When Arielle Jackson started her career at Google, one of her mentors taught her to embrace the fact that marketing is a highly tactical function. To this day, she loves sweating the small stuff — mostly because it all adds up to be big stuff. That’s how she helped home WiFi startup eero pull in $2.5 million in sales in a fortnight via a successful pre-order campaign. All the little stuff — from the details of eero’s website copy to the subtleties of its customer communications — added up. Rainmakers are known for their storm, but Jackson pays mind to each droplet.
While at Google, Jackson had spent nearly a decade marketing various products, including Gmail, Docs, Calendar and Voice. As Director of Retail Partnerships and Marketing Programs at Square, she managed distribution partnerships that put its products in 30,000 retail stores. At Cover, she led marketing and communications before Twitter acquired the startup. Since, Jackson’s set out on her own to help startups better grasp and broadcast their brands.
At First Round’s recent CEO Summit, Jackson outlined a simple, but powerful framework that she’s used with more than 30 startups to nail the purpose, position and personality of their brands. After working through these frameworks, founders have consistently remarked how it’s helped crystallize their identify and direction — and that they wish they would’ve done it sooner. Here, Jackson shares those brand marketing exercises.
First, let’s get one thing straight about brand.
It’s a bit meta, but to Jackson, branding itself could stand to be re-branded. “If the initial impressions of the founders I’ve worked with are any indication, there’s a healthy contingent of entrepreneurs out there who think anything involving brand or marketing is complete fluff and a waste of time,” says Jackson. “I’ve found that this belief often springs from a misconception: that a brand is equivalent to a logo. It’s not true. A brand is who people think you are. The more you get your marketing fundamentals in order early on, the more control you’ll have over that brand.”
Deeper than a logo, a brand draws from ideals not initiatives. “Take Volvo. Most of you immediately think ‘safety.’ That’s because Volvo has spent the better part of the last 70 years trying to own this word safety. And it’s not just pure marketing,” says Jackson. “Volvo lives, breathes and dies by safety. In the late ‘50s, before seat belts were even required in cars, they invented the 3-point safety harness that all of us wear when we drive today. Rather than patent it and use it only to make Volvo cars safer, they gave the technology away. That’s how obsessed they are with safety. The way that they market and message safety is very much in line with their product belief and their core principles as a company.”
A brand cements your position in your consumers’ minds and acts as an internal beacon for your company.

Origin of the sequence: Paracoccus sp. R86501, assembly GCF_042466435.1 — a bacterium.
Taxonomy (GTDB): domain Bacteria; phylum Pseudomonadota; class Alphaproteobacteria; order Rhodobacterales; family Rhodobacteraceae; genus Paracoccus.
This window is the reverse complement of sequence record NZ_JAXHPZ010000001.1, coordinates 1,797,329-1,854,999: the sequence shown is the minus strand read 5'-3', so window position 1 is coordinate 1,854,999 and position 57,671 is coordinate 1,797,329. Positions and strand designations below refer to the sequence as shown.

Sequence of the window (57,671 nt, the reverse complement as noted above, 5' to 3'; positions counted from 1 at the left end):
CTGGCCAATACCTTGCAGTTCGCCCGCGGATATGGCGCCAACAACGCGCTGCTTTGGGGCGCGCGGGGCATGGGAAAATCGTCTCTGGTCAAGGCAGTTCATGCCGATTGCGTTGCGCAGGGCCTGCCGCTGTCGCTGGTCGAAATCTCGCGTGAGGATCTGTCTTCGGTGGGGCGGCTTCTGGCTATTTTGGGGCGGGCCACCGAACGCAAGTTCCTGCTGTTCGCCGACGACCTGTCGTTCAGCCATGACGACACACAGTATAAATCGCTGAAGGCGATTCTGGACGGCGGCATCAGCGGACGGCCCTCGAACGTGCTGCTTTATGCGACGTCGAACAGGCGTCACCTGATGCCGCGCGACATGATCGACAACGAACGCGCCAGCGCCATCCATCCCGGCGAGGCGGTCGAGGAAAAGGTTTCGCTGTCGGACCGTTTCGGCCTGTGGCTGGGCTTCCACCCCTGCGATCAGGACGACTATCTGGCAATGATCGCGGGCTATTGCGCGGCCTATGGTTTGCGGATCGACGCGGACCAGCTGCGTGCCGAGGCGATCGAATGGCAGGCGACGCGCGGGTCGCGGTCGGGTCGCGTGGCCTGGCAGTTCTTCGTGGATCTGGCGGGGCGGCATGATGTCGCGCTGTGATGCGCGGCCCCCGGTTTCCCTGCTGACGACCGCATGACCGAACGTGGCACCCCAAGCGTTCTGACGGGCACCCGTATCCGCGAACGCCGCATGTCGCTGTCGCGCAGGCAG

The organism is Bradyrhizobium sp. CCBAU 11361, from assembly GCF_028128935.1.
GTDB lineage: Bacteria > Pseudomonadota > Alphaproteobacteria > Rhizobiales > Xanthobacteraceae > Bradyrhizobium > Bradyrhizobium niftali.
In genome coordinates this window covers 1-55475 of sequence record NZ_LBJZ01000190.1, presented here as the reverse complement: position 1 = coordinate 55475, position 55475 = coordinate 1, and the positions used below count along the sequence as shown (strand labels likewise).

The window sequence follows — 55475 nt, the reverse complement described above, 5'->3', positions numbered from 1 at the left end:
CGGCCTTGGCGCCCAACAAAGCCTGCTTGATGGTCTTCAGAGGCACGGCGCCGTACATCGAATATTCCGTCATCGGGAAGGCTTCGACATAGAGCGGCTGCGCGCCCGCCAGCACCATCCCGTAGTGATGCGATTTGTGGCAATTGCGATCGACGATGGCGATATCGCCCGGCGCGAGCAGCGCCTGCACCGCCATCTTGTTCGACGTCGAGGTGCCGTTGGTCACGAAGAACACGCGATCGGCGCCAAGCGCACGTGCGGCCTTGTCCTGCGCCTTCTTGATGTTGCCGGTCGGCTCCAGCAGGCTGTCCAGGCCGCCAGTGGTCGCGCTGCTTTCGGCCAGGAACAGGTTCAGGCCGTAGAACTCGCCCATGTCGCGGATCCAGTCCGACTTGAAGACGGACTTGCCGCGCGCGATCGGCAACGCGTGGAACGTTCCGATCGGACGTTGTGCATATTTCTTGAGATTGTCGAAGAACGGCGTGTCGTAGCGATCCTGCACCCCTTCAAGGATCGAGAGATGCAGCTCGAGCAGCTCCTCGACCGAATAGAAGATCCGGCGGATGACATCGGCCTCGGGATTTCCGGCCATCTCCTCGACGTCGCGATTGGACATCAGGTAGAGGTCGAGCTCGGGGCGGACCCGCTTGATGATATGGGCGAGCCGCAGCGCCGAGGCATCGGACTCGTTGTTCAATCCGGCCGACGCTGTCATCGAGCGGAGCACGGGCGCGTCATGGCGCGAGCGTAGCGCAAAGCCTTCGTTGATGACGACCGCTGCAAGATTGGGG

If you’re at a new company, you may only have seven months to make your mark, not 70 years’ worth of history or marketing dollars. So what do you do? “Every startup should work through three exercises,” say Jackson. “A lot of you have heard about the ‘4 Ps’ of marketing. I’m going to talk about 3 different Ps today. They are your purpose, your position and your personality.”
Stop. Before you hire a PR agency or spend a dime on paid marketing, complete this exercise to clearly articulate your purpose. “You have to articulate it in clear and unmistakable terms. Your purpose is how you want to change the world for the better,” says Jackson. “The good news is that a lot of founders start companies with an idea of how they want to change the world for the better. But do you know it so deeply that you can you recite it? Better yet, can your entire team verbalize it in the same way you do?”
The best way Jackson has found to define purpose is through an exercise from ad agency Ogilvy & Mather called The big ideaL. “This is how the Venn diagram works. In one circle, you have cultural tension. This is what is happening in the world that’s relevant to you. In the other circle, is your brand’s best self. This is what your company delivers at its prime,” says Jackson. “The intersection of these two areas is what Ogilvy calls ‘The big ideaL’ — or your purpose.”
Start by writing down all the elements that are cultural tensions for your company, as well as list all the ways your company delivers through its products and services. Your goal is to land on one primary statement for each circle. Taken together, they should help inform how you complete the following sentence:
“For your company, the world will be a better place if ________.”
There’s a difference between answering and articulating the remainder of this sentence. “You may be able to fill in the blank, but getting these words right really can become a marketing platform for you,” says Jackson. “Let’s run through a few examples. First, Dove. The personal care brand did this exercise with Ogilvy a decade ago. They did some research and found that, in 2004, only 4% of women found themselves beautiful. That broader context helped them define their purpose.”